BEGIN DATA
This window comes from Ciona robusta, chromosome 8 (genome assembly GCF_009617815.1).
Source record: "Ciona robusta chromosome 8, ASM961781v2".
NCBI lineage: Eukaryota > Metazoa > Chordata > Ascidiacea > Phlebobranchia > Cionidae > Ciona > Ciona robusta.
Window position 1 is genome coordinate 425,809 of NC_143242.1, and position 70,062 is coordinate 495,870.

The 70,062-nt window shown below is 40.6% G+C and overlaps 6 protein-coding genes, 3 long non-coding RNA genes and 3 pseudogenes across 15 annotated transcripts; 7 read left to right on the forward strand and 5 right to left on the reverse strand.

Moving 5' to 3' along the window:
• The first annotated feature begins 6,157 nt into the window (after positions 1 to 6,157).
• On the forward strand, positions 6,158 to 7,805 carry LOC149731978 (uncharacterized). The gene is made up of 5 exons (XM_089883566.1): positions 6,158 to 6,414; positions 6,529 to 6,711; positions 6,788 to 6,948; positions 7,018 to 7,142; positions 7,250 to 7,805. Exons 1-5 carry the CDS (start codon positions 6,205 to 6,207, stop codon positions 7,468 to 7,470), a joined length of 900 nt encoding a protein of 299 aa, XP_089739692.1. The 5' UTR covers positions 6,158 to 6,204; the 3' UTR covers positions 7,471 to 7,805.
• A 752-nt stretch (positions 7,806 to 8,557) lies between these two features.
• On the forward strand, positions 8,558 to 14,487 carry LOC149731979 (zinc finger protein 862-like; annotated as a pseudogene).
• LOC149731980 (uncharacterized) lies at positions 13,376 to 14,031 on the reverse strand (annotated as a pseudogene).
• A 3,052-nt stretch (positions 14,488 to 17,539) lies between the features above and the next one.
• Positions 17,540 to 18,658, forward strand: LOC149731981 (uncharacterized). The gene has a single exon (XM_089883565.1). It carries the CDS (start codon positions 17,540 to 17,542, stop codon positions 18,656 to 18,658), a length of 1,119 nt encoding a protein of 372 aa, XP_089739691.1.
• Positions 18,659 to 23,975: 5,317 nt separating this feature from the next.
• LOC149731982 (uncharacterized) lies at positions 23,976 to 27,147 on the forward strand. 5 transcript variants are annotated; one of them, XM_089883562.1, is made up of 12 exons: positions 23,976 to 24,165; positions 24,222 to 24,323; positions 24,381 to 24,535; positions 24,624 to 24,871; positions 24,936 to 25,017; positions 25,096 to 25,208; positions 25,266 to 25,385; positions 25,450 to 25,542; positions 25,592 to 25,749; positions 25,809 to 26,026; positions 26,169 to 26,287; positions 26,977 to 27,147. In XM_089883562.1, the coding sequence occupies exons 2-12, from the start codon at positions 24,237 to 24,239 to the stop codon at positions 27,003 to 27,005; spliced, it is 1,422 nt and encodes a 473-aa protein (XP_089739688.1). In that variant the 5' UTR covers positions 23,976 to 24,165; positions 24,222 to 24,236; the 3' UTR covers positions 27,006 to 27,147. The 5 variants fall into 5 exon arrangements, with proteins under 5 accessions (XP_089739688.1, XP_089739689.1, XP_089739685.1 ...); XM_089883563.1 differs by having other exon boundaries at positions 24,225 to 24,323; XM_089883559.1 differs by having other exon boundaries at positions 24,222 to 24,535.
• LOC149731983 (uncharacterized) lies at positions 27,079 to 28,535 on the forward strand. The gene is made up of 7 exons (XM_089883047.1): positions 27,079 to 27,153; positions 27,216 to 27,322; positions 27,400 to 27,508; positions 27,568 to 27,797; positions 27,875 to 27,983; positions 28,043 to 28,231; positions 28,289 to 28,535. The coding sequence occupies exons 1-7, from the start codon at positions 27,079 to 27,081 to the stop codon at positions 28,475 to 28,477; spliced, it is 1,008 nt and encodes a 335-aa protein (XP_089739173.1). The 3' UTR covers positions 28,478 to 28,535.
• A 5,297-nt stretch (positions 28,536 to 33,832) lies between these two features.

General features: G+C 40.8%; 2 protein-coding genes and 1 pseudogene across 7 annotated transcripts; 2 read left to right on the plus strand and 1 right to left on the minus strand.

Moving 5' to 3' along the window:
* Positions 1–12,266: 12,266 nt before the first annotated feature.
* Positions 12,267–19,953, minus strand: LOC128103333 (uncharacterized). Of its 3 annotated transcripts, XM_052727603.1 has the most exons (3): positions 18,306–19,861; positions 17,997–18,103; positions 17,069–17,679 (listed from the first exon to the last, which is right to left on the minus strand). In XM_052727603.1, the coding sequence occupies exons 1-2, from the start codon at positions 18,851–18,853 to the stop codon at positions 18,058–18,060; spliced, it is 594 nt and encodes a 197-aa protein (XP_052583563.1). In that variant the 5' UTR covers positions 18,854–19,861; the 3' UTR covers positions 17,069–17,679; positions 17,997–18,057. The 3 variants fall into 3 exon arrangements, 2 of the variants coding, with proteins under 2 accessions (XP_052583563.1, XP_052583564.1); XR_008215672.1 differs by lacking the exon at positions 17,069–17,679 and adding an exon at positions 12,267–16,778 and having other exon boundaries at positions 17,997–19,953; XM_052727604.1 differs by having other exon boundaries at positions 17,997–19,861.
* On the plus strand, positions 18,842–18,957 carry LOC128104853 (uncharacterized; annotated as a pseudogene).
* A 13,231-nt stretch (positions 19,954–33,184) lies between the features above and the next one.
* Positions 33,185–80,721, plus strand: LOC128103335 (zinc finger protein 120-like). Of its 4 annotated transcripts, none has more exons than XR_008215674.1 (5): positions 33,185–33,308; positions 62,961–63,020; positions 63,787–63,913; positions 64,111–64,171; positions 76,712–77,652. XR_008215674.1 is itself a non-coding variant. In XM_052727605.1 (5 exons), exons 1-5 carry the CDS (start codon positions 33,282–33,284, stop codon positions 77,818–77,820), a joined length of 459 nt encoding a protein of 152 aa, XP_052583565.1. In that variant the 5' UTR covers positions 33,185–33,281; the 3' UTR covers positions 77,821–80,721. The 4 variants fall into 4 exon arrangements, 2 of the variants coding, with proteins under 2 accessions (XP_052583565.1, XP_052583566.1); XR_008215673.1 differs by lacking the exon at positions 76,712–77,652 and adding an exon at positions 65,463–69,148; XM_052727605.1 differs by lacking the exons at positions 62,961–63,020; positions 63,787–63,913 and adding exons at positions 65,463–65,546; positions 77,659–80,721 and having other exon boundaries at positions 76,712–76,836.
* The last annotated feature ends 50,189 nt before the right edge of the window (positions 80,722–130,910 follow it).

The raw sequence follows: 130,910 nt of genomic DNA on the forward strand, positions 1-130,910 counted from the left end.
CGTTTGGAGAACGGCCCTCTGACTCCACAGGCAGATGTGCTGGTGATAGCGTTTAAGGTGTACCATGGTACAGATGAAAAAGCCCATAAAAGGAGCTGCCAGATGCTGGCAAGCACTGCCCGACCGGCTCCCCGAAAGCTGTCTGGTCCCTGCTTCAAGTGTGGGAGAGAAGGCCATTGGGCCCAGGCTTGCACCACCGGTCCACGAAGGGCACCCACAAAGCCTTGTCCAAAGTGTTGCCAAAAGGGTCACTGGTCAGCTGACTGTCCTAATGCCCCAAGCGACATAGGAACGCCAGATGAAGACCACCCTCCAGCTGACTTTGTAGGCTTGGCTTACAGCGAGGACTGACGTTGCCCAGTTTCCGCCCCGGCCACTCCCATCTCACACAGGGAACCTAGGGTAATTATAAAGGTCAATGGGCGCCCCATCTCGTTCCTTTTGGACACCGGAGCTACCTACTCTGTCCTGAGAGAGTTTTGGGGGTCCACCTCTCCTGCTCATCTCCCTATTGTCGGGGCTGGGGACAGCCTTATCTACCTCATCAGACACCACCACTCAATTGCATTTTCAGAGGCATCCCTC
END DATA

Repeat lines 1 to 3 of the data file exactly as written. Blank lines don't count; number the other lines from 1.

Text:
This window comes from Ciona robusta, chromosome 8 (genome assembly GCF_009617815.1).
Source record: "Ciona robusta chromosome 8, ASM961781v2".
NCBI lineage: Eukaryota > Metazoa > Chordata > Ascidiacea > Phlebobranchia > Cionidae > Ciona > Ciona robusta.